For the Mokka you're looking at a realistic range of 150-200 miles, and the 2008 more like 175-225 miles.

    Sadly, the battery tech we have now means that small cars don't have enough physical space for a long range battery.  This is a known downside of full electric but just means that long journeys have to be considered differently to petrol cars. 

    You didn't answer the question about the 120 miles each way.  If that's a journey you're doing regularly then the current range of full electric cars would not be not be appropriate for your situation.

    If that's a single holiday per year, then you would be able to use a public charger (accepting the slightly higher cost for one charge makes very little difference to the yearly cost), or use a mains powered 3 pin charger if at a cottage or static caravan with an accessible power point.

  • Jimm_Scope
    Jimm_Scope Posts: 2,361 Scope online community team
    edited September 2023
    I think factor that maybe has not been mentioned is that many motorway service stations can often have "fast chargers" which can charge the battery in less than an hour. Sometimes as little as 20 minutes. They're cheaper than filling up on a petrol tank still, but take a touch longer of course. Also check if the motorway service station has had them installed, I think many have but would not surprise me if quite a few were lagging behind on the infrastructure.

    My partner and I have also reached a point we can no longer rely on public transport and are looking for a car, we are hoping for an electric ourselves but it's a tough market out there. Especially when some of the information hasn't been standardised in legislation. 
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  • happyfella
    happyfella Community member Posts: 478 Pioneering
    66Mustang said:
    @WelshBlue

    I think you are partially right, you are defo right that the weather does have an impact. BUT this is just my very short term experience of driving an electric Mini for a day, I'm not trying to cancel out your post:

    The range is actually BEST in city driving, 20 or 30mph. EVs love the slow speeds plus when you are at a standstill in traffic you use no fuel at all, unlike a combustion engine which is sat idling.

    2nd best range is country lanes, 30-60mph. I guess because of the lower speeds and also regen braking.

    Worst for range is motorway constant 70mph, we were getting about 0.7-0.9 miles per 1% of battery so probably an 80 mile range (projected range was something like 140) if you drive solely on the motorway.

    Of course if you sit at 55 on the motorway you will achieve a far better range and thats maybe why so many EV drivers do exactly that.

    Hope this helps a little!!

    would you recommend getting one. I am really not sure. I know by 2030 everyone on mobility has to choose one, but not sure at the moment. The cars i have looked at are getting around 220 miles.

    That means if i go on a 120 mile journey then i have to stop and get it charged to get back.

    WHen i spoke to the sales guy he says that everyone likes to have a charging point at home, but we do not have a driveway so that is not possible. He then said you can get a card and there are lots of places to get free charging, but when i looked on the bP pulse app it was very hard to see where the free ones are.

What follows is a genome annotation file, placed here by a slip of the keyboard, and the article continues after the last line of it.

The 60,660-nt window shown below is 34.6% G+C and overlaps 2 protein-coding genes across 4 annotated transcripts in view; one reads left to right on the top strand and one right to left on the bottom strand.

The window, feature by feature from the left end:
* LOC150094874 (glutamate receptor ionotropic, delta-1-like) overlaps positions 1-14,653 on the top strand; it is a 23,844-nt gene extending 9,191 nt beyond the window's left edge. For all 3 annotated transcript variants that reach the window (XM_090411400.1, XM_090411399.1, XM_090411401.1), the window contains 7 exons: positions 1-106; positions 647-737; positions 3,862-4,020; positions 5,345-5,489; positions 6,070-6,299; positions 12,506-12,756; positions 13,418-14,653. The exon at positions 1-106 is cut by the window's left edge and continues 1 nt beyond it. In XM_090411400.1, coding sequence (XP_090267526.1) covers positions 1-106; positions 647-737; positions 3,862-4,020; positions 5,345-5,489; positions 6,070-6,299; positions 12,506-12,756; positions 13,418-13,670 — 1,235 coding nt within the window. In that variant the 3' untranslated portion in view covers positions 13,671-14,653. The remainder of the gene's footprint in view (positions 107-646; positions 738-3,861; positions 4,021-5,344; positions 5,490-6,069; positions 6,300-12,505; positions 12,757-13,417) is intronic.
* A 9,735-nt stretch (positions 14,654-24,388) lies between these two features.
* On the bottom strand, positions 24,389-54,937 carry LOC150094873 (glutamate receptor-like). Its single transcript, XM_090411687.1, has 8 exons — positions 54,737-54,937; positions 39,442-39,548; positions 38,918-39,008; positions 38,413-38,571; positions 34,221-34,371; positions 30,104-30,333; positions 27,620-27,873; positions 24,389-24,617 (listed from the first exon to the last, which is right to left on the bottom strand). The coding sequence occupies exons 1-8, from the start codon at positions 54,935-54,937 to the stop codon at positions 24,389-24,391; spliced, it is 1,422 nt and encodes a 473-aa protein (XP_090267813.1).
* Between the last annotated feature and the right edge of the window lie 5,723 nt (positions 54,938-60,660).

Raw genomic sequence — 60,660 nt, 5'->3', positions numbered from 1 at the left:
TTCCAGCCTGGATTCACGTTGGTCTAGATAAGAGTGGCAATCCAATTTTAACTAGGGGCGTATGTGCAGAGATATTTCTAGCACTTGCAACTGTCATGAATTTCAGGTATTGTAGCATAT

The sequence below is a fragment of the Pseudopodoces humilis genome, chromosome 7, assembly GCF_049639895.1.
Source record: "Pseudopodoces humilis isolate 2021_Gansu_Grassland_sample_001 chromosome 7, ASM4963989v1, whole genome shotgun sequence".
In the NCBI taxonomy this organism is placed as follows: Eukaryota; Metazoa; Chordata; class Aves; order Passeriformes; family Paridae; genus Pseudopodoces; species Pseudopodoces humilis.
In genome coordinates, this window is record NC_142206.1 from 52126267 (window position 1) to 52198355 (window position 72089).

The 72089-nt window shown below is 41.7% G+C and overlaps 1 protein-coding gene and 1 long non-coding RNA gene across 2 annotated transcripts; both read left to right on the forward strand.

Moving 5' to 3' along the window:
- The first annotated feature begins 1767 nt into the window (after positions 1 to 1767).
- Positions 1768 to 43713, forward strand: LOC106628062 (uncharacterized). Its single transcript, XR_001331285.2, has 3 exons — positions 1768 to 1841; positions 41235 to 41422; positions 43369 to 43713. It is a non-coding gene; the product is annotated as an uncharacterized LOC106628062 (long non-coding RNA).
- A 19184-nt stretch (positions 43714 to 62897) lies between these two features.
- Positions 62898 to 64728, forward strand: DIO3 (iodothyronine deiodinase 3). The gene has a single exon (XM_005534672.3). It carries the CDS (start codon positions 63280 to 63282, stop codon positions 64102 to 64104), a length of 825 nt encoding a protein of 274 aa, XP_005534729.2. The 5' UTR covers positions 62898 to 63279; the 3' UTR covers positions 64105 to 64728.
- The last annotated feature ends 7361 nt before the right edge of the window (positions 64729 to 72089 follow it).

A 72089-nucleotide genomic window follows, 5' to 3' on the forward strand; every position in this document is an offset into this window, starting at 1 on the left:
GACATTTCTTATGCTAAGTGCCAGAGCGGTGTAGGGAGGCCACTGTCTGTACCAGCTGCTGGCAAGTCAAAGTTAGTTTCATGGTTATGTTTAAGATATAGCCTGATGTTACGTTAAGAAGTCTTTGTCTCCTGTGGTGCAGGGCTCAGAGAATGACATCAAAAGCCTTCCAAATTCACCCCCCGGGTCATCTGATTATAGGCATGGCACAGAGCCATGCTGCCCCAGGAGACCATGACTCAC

the sales guy said we would save over 50% on fuel if we went electric. i have been doing around 10,000 miles a year, so not sure if it would be worth it or not. would love to hear people's experience of owning one
  • WelshBlue
    WelshBlue Community member Posts: 703 Pioneering
    Around here charging points are .79p per kw ... that's about £38 to charge a 50kwh car ?  Or are my maths wrong ??  Could be because some things I struggle to work simple things out.  Plus a £10 overstay charge after 90mins

    For that price I can do approx' 400 miles in a Kia Cee'd 1.6 Diesel which is returning 64 mph on rural roads 'A' roads at a steady lick

    If my maths are correct, until they improve battery range I'll be keeping an ICE car for as long as I can


  • happyfella
    happyfella Community member Posts: 478 Pioneering
    WelshBlue said:
    Around here charging points are .79p per kw ... that's about £38 to charge a 50kwh car ?  Or are my maths wrong ??  Could be because some things I struggle to work simple things out.  Plus a £10 overstay charge after 90mins

    For that price I can do approx' 400 miles in a Kia Cee'd 1.6 Diesel which is returning 64 mph on rural roads 'A' roads at a steady lick

    If my maths are correct, until they improve battery range I'll be keeping an ICE car for as long as I can


    this is what i need to check. i have spoken to two different car sales guys who are both saying it would cost £15 to full charge the two cars that i am interested in at a service station. they claimed, if i charged them from home it would cost £4.

  • WelshBlue
    WelshBlue Community member Posts: 703 Pioneering
    @happyfella ... I think it's best to start from basics and how many miles you do a year ?

    I think the figures of owning an EV and charging at home add 2000wh to your usual annual energy consumption if you do 7500 miles.  If the figures save you money on what you spend annually on fuel (derv/ petrol) then it's worth considering.

    As you say you haven't got a drive, so factor in the cheapest charging rates locally and you'll have a ball park figure of savings if any over inconvenience at times ?